An overnight curfew in Melbourne will be lifted tomorrow, almost two months after it was imposed to counter a surging coronavirus outbreak.

Residents had been barred from leaving their home between 8pm and 5am except for urgent medical care,

Victoria state Premier Daniel Andrews said those living in Australia's second largest city will now be free to leave their homes at any time for work, exercise, to buy essentials or provide care.

The relaxation comes after 16 new infections and two deaths were reported in Victoria and the state's active cases fell below 400 for the first time since 30 June.

The Melbourne overnight curfew was imposed on 2 August along with a raft of other restrictions as cases of coronavirus soared in the city of roughly five million.

Chief health officer Brett Sutton said it was "not a proportionate measure to have in place going forward" given the low case numbers.

However, people will still be confined to within 5km of their homes and fines for breaching other restrictions will be increased to almost Aus$5,000 (€3,000) to deter parties.

"We don't make this decision lightly but no-one has the right to put everything that Victorians have done at risk... and potentially spreading the virus," Premier Andrews told a press conference.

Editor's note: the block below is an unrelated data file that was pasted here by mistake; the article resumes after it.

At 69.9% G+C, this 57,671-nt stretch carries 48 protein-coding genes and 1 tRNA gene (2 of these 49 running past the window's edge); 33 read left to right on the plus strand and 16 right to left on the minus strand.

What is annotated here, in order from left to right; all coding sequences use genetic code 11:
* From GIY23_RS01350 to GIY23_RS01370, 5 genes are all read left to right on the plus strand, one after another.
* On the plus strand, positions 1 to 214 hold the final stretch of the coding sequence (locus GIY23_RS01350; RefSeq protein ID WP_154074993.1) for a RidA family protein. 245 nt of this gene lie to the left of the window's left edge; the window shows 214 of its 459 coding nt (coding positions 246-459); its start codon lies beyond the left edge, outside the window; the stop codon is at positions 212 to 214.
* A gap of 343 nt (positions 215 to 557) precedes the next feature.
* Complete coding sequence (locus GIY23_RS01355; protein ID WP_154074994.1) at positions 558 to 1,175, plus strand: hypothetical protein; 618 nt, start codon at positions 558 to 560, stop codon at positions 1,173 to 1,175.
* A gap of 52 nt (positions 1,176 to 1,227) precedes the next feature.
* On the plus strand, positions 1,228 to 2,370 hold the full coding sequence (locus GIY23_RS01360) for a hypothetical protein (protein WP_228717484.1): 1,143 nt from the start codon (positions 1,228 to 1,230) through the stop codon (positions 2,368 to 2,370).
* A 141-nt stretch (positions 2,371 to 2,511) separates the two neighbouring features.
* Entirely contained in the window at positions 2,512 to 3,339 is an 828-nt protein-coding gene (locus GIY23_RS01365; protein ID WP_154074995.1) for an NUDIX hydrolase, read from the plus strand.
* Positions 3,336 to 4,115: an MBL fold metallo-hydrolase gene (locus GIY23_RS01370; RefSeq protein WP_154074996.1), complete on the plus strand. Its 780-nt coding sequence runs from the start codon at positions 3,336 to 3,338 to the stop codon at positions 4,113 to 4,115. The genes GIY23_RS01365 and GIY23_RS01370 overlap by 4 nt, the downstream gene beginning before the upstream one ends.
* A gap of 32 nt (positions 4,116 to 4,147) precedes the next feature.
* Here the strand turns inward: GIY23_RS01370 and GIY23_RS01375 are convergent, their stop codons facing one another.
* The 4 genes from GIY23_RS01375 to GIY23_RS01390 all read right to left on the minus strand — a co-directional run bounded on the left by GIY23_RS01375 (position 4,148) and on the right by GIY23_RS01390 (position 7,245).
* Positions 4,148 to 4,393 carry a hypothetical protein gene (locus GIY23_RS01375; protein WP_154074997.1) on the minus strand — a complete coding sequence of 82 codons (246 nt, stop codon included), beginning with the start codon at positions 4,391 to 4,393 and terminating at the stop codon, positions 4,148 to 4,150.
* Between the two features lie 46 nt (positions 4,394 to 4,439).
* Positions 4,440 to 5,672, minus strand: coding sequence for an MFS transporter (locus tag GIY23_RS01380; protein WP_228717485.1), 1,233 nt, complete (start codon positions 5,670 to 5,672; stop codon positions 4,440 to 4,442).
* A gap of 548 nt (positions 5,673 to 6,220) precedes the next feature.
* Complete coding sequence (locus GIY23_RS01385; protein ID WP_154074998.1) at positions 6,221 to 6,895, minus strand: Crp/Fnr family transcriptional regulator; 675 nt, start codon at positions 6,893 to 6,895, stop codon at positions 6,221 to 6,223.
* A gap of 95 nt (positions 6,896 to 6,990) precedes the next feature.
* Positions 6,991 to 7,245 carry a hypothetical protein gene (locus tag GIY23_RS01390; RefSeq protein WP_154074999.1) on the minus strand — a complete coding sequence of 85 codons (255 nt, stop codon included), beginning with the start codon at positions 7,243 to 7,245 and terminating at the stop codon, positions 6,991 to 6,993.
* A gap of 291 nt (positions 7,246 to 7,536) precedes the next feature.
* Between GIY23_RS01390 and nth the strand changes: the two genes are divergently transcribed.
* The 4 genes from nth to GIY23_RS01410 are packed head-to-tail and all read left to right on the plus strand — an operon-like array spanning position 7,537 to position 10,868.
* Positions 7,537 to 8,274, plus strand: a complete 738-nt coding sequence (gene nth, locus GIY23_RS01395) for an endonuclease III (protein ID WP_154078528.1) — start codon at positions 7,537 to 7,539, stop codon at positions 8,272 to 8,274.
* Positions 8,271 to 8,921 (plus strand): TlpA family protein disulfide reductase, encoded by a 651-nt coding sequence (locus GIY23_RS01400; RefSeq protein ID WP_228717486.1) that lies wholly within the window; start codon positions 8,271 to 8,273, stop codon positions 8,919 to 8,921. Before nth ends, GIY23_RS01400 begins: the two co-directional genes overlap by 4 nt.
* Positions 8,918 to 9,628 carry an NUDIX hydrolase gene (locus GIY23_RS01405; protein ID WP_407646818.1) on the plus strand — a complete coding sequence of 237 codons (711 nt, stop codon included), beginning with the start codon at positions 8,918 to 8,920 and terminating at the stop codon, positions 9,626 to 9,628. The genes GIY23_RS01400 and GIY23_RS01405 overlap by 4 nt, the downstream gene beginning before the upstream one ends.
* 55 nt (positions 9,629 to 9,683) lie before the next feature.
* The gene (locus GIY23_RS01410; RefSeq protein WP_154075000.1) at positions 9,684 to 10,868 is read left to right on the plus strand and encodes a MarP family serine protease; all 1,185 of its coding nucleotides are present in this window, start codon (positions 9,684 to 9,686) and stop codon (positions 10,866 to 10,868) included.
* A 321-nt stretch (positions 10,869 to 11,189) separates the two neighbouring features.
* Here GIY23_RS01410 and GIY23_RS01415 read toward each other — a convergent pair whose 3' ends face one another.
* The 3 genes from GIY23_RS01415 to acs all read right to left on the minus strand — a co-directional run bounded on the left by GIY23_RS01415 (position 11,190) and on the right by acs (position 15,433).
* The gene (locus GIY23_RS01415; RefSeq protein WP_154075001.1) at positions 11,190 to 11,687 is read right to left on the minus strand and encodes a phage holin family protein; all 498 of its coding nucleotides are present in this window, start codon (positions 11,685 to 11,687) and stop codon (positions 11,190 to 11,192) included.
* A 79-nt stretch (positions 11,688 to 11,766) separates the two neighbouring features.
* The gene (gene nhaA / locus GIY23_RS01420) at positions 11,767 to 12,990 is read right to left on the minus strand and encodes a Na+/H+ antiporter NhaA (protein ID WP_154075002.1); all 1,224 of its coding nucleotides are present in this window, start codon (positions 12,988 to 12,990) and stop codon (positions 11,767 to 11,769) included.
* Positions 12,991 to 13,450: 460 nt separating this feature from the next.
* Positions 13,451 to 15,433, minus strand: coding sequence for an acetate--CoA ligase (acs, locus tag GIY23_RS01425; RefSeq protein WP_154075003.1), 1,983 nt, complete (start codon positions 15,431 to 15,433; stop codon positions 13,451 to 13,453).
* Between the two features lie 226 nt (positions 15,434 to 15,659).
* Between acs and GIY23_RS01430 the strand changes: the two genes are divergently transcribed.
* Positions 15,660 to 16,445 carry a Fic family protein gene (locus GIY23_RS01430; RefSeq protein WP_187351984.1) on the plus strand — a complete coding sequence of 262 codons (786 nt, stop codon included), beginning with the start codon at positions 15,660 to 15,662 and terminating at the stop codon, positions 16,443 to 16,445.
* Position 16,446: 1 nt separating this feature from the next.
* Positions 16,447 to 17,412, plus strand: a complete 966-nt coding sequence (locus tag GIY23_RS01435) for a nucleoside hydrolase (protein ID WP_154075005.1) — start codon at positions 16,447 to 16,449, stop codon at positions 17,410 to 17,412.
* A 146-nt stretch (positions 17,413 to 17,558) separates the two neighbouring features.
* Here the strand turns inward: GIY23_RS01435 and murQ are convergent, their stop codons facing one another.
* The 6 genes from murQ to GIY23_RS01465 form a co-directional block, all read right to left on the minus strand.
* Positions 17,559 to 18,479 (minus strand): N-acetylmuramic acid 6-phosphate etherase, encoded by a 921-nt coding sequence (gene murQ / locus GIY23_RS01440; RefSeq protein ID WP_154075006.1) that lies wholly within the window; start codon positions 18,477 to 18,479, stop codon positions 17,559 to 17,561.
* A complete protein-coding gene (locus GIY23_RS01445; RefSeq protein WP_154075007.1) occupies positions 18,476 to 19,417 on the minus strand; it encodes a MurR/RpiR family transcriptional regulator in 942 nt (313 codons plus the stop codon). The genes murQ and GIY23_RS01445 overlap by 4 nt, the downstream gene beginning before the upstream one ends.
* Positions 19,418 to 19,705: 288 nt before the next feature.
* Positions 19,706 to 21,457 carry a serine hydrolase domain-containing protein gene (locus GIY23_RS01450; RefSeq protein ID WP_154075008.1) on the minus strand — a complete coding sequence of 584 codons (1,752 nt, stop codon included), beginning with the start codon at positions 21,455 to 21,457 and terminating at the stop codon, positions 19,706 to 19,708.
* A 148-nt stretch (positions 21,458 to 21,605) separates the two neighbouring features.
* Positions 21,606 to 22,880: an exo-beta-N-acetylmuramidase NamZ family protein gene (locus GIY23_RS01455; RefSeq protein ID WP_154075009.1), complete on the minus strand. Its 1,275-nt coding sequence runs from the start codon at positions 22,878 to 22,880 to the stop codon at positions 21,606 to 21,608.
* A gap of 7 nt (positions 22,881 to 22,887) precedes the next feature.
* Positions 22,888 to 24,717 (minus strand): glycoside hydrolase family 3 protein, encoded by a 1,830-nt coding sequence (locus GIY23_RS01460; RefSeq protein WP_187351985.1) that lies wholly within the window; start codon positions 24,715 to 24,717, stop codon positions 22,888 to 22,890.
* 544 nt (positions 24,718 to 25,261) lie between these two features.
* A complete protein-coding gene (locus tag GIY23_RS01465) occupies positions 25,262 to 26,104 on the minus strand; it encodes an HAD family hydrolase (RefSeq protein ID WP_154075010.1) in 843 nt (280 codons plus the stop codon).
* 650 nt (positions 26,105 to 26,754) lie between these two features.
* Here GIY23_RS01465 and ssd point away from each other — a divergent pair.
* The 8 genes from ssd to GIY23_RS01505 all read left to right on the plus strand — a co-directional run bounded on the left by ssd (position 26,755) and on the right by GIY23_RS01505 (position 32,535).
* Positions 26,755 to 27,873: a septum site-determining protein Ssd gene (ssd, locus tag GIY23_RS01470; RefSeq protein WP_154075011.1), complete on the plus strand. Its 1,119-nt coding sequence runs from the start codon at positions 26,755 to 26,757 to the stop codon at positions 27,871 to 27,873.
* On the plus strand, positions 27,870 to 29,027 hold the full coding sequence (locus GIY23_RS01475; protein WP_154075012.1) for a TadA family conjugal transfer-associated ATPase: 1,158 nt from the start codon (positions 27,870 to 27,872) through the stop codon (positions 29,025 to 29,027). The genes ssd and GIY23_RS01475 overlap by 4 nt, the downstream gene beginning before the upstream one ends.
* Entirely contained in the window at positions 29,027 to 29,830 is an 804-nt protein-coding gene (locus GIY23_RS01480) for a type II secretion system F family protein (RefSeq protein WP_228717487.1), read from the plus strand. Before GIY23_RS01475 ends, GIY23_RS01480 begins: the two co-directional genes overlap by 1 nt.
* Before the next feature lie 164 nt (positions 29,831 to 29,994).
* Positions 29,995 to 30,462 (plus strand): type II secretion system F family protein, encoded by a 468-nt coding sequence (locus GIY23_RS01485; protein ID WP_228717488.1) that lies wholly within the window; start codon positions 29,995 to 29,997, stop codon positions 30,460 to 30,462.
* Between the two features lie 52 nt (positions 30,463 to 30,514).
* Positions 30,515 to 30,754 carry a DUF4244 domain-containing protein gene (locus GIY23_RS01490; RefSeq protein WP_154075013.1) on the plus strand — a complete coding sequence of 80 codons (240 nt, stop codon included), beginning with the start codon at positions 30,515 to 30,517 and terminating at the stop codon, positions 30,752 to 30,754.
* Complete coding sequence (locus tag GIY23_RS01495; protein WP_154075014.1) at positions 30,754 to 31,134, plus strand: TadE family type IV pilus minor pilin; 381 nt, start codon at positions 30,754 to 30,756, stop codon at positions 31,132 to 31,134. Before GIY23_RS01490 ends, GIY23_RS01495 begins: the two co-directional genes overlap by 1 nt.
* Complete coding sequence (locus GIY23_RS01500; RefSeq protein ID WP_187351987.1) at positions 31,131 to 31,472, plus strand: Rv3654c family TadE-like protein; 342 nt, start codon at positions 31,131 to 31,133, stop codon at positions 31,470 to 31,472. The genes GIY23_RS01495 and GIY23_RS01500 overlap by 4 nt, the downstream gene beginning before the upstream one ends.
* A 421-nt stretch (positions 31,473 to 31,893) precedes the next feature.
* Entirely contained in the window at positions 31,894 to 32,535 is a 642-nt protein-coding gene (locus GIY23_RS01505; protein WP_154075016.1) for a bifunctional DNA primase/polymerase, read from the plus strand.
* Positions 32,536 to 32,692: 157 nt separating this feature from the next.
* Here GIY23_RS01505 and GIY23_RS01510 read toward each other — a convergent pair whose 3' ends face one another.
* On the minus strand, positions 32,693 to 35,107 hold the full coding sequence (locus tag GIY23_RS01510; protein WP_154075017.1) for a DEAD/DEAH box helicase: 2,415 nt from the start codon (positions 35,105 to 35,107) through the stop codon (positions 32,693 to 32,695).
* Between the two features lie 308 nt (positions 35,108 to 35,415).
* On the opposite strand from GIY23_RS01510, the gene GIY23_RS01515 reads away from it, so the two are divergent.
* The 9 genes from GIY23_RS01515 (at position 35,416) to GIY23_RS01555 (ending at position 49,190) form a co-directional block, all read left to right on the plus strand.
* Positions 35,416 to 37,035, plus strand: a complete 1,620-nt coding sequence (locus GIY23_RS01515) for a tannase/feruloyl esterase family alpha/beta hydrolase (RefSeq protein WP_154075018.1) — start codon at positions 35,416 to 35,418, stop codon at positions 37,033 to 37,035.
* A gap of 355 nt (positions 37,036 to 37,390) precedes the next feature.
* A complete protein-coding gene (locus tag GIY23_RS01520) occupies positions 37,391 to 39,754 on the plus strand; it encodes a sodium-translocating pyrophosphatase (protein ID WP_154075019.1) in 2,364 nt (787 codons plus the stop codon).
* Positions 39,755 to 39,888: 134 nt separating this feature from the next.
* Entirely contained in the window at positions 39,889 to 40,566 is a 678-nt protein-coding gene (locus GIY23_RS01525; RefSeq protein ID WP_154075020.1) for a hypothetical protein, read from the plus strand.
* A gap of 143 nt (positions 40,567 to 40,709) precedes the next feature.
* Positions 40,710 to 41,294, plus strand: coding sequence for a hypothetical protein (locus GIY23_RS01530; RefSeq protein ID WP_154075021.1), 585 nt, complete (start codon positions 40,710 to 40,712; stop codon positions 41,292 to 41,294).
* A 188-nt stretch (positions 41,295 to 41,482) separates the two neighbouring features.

Victorian Premier Daniel Andrews speaking at a press briefing today

Melbourne became the epicentre of Australia's second wave after security bungles led to the virus escaping from hotels used to quarantine travellers returning from overseas.

Mr Andrews said several other restrictions will also be lifted, allowing workers in a number of industries to return and small religious services to resume.

Primary school students will be back in classrooms from mid-October and childcare centres will reopen immediately.

Visits to hospitals and aged care facilities can resume with strict conditions but visits to homes will remain banned and outdoor gatherings limited to five people from two households.

Mr Andrews said the evidence was "irrefutable" that homes were "one of the most risky environments" for transmission of the virus.